+ Mk 6: 14-29
King Herod heard about it, for his fame had become widespread, and people were saying, “John the Baptist has been raised from the dead; that is why mighty powers are at work in him.”
Others were saying, “He is Elijah”; still others, “He is a prophet like any of the prophets.”
But when Herod learned of it, he said, “It is John whom I beheaded. He has been raised up.”
Herod was the one who had John arrested and bound in prison on account of Herodias, the wife of his brother Philip, whom he had married.
John had said to Herod, “It is not lawful for you to have your brother’s wife.”
Herodias harbored a grudge against him and wanted to kill him but was unable to do so.
Herod feared John, knowing him to be a righteous and holy man, and kept him in custody. When he heard him speak he was very much perplexed, yet he liked to listen to him.
She had an opportunity one day when Herod, on his birthday, gave a banquet for his courtiers, his military officers, and the leading men of Galilee.
Herodias’s own daughter came in and performed a dance that delighted Herod and his guests. The king said to the girl, “Ask of me whatever you wish and I will grant it to you.”
He even swore (many things) to her, “I will grant you whatever you ask of me, even to half of my kingdom.”
She went out and said to her mother, “What shall I ask for?” She replied, “The head of John the Baptist.”
The girl hurried back to the king’s presence and made her request, “I want you to give me at once on a platter the head of John the Baptist.”
The king was deeply distressed, but because of his oaths and the guests he did not wish to break his word to her.
So he promptly dispatched an executioner with orders to bring back his head. He went off and beheaded him in the prison.
He brought in the head on a platter and gave it to the girl. The girl in turn gave it to her mother.
When his disciples heard about it, they came and took his body and laid it in a tomb.
The apostles gathered together with Jesus and reported all they had done and taught.
The New American Bible
The Catechism of the Catholic Church
523 St. John the Baptist is the Lord’s immediate precursor or forerunner, sent to prepare his way.”Prophet of the Most High”, John surpasses all the prophets, of whom he is the last. He inaugurates the Gospel, already from his mother’s womb welcomes the coming of Christ, and rejoices in being “the friend of the bridegroom”, whom he points out as “the Lamb of God, who takes away the sin of the world”. Going before Jesus “in the spirit and power of Elijah”, John bears witness to Christ in his preaching, by his Baptism of conversion, and through his martyrdom.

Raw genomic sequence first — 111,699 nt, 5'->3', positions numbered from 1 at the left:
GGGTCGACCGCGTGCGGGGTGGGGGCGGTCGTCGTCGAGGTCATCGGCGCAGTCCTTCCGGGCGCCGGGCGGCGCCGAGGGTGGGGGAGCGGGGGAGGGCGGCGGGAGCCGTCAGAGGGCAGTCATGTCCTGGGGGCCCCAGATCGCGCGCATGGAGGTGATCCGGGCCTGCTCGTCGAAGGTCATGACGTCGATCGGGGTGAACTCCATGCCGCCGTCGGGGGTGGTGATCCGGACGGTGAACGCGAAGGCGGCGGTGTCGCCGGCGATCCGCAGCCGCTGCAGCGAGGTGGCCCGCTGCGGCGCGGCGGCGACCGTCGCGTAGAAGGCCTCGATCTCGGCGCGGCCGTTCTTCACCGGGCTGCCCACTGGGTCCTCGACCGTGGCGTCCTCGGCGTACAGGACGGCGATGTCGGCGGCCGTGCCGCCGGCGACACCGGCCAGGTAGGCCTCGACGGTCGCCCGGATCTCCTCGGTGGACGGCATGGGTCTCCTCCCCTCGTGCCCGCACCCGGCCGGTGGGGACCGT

Saint Blaise (Armenian: Սուրբ Վլասի, Soorp Vlasi; Greek: Άγιος Βλάσιος, Agios Vlasios; Latin: Blasius; Albanian: Vlashi; Croatian: Sveti Vlaho; Hungarian: Szent Balázs; Spanish: San Blas; also known as Saint Blase, was a physician, and bishop of Sebastea in historical Armenia (modern Sivas, Turkey). According to the Acta Sanctorum, he was martyred by being beaten, attacked with iron combs, and beheaded. He is the patron saint of wool combers. In the Latin Church his feast falls on 3 February, in the Eastern Churches on 11 February.
From being a healer of bodily ailments, Saint Blaise became a physician of souls, then retired for a time to a cavern where he remained in prayer. As bishop of Sebastea, Blaise instructed his people as much by his example as by his words, and the great virtues and sanctity of the servant of God were attested by many miracles. From all parts, the people came flocking to him for the cure of bodily and spiritual ills. He is said to have healed animals (who came to the saint on their own for his assistance) and to have been assisted by animals.
In 316, the governor of Cappadocia and Lesser Armenia Agricolaus began a persecution by order of the Emperor Licinius and Saint Blaise was seized. After his interrogation and a severe scourging, he was hurried off to prison, and subsequently beheaded.
Saint Ansgar (8 September 801 – 3 February 865), also known as Anskar or Saint Anschar, was a Archbishop of Hamburg-Bremen – a northern part of the Kingdom of the East Franks. The See of Hamburg was designated a mission to bring Christianity to Northern Europe, and Ansgar became known as the “Apostle of the North”.